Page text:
At times, the novel reads almost like an ethnographic study of a village on the cusp of change, calling to mind John Berger’s wonderful fictional trilogy “Into Their Labors,” set in the French Alps on the eve of industrialization. At the start of the novel, there’s only one phone outside the village limits, and it’s in Noe’s grandparents’ home. His grandmother ritualistically prepares stationery and blotting paper to write letters to relations from County Kerry to America. The book is full of both cheerful and fatalistic waiting, whether in line at church or for a letter to arrive or for the rain to stop (or start again). As 21st-century readers, we are invited to lower ourselves into a slower kind of time; we regularly leave the central characters frozen in mid-speech to take a peek at something else
The novel’s revolving parts harmoniously orbit each other to produce an exquisite, nuanced whole. One day, while Noe is helping Christy to erect the pylons, he collapses under the weight of a pole, “the pain so extravagant it produced in me a laugh”, and is knocked unconscious. Shortly after, Noe describes finding his mother on the kitchen floor after one of the many “falls” she suffered before her death. When his father tries to articulate what is happening to his wife, all he can manage is, “It’s like she’s been struck … by electricity”. In a single line of dialogue, Williams brings about the collision of his story’s elements.
The pleasure of this novel lies in its eye for detail. The plot, having been established, then takes a long time to do not very much more. What happens instead is a kind of tectonic movement from spring into summer, marked by the rhythms of village life. Williams is excellent on churchgoing, amateur dramatics, parking, the cinema. He lavishes close attention on his parishioners, and finds rich material there. He has a humorist’s eye, and his own fond amusement at the people he writes about shines out through the writing.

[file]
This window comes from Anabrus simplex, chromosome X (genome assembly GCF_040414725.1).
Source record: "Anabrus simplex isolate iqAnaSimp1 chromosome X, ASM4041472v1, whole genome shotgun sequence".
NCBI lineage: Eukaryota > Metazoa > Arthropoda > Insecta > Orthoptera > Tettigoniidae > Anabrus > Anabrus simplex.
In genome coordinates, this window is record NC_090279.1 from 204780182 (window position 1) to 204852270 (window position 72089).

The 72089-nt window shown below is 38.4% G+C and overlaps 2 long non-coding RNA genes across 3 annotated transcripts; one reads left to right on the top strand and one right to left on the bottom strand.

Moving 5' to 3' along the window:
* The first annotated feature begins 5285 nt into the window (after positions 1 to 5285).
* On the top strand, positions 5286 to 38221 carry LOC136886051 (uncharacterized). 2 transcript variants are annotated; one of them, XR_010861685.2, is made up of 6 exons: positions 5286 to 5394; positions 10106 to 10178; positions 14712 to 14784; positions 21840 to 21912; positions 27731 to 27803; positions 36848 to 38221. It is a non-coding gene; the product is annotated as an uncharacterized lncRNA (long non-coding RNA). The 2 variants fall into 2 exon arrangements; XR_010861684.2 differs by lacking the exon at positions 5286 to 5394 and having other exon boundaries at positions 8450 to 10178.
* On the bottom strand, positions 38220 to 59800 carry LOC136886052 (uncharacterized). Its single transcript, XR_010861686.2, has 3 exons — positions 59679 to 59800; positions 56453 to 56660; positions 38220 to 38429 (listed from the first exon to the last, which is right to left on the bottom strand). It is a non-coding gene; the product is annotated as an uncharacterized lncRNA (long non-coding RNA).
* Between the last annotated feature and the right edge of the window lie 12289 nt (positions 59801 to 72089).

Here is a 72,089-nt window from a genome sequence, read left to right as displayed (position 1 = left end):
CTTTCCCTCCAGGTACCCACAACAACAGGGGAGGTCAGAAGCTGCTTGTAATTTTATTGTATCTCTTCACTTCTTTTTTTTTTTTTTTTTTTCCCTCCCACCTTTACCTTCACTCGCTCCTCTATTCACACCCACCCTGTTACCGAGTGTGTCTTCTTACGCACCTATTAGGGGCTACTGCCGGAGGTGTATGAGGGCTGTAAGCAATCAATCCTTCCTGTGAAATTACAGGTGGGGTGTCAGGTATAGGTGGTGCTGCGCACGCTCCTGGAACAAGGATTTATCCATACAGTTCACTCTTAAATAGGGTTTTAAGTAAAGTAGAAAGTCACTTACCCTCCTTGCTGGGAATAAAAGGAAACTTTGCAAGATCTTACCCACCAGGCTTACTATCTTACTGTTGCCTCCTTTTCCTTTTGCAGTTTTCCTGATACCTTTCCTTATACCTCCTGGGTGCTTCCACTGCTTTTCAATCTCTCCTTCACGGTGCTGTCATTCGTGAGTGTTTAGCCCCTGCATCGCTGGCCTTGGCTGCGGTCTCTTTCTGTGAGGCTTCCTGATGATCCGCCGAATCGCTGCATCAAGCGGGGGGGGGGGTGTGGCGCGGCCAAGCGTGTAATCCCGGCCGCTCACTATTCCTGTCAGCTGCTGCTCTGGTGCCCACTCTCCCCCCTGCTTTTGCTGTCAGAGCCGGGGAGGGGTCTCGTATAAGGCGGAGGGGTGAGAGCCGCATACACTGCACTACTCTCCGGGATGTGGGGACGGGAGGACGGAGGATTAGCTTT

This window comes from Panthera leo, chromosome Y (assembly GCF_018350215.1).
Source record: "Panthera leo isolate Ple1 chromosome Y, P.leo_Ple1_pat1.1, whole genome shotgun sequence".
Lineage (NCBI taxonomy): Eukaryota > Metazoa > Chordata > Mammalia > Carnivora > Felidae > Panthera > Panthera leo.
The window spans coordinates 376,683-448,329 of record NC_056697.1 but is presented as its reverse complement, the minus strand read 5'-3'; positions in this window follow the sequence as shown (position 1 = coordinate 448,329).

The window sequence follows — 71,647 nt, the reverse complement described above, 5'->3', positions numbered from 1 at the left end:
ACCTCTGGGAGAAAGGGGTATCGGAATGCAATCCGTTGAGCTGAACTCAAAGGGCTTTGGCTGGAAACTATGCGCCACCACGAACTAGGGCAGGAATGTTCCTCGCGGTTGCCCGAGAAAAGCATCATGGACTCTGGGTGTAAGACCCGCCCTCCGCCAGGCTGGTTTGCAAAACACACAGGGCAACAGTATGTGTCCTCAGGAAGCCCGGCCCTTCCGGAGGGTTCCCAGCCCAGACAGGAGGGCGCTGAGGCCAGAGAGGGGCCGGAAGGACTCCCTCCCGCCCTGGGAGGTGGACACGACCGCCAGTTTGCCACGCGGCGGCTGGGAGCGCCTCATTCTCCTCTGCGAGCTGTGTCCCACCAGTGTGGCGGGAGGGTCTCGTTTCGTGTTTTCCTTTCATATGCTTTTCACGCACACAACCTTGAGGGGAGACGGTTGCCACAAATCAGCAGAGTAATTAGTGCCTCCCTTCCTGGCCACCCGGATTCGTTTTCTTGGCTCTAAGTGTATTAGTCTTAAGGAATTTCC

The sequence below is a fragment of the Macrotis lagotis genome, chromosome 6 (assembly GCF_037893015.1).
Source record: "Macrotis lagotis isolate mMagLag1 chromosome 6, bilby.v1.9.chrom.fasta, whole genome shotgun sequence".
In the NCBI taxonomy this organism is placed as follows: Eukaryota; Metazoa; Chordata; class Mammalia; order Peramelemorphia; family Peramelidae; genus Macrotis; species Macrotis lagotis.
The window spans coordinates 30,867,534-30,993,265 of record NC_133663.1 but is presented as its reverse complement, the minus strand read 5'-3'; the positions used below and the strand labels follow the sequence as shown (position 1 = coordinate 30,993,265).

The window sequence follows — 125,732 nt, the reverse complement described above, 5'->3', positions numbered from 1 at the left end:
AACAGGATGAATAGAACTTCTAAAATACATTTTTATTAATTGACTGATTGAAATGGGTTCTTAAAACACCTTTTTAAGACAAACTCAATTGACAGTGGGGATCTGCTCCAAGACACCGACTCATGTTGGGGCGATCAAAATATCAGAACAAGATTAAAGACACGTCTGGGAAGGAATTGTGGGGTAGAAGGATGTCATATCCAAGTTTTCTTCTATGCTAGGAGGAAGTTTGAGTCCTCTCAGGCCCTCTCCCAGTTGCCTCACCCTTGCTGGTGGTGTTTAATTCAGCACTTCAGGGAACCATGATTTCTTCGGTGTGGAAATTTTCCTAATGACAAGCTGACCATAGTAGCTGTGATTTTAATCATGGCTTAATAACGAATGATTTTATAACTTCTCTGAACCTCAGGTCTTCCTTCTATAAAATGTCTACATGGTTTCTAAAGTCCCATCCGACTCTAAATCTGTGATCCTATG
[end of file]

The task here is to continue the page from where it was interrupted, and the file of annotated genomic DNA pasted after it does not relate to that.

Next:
The fields of Ireland are very crowded, but by the conclusion of This Is Happiness, you feel Williams has justified adding another book to the herd.
Despite its saccharine title, which overdoes the novel’s sunny disposition, this is a worthy read. In the voices of Faha, an older Ireland is brought to life. This is likely to be a popular summer read, transporting us to a world with fewer problems than our own. It has the ease of listening to an elder tell a family legend or a piece of local gossip. As Noel tells us, “when you get to a grandfather’s age, life takes on the quality of comedy, with aches”.
Charming is one word for Williams’ prose. It is also life-affirming and written with a turn of phrase that makes the reader want to underline something on every page. I suggest we all buy his books, pushing him into that realm of globally fashionable Irish writers (which he might not care about), but more importantly, sharing with a vast audience his humane and poetic world view... This is not a book to read for fast-moving developments. It is one to savour, slowly, like the way of life it enshrines. The supporting cast is huge, eccentric, frequently funny.
Williams has the eye of a poet and the raconteur’s knack for finding a tale in the most unpromising nook of everyday life, as a now-adult Noel, summoning the Faha of his nostalgic imagination, narrates an elegiac novel that’s careful always to offset the antic rural eccentricity with darker notes of loss.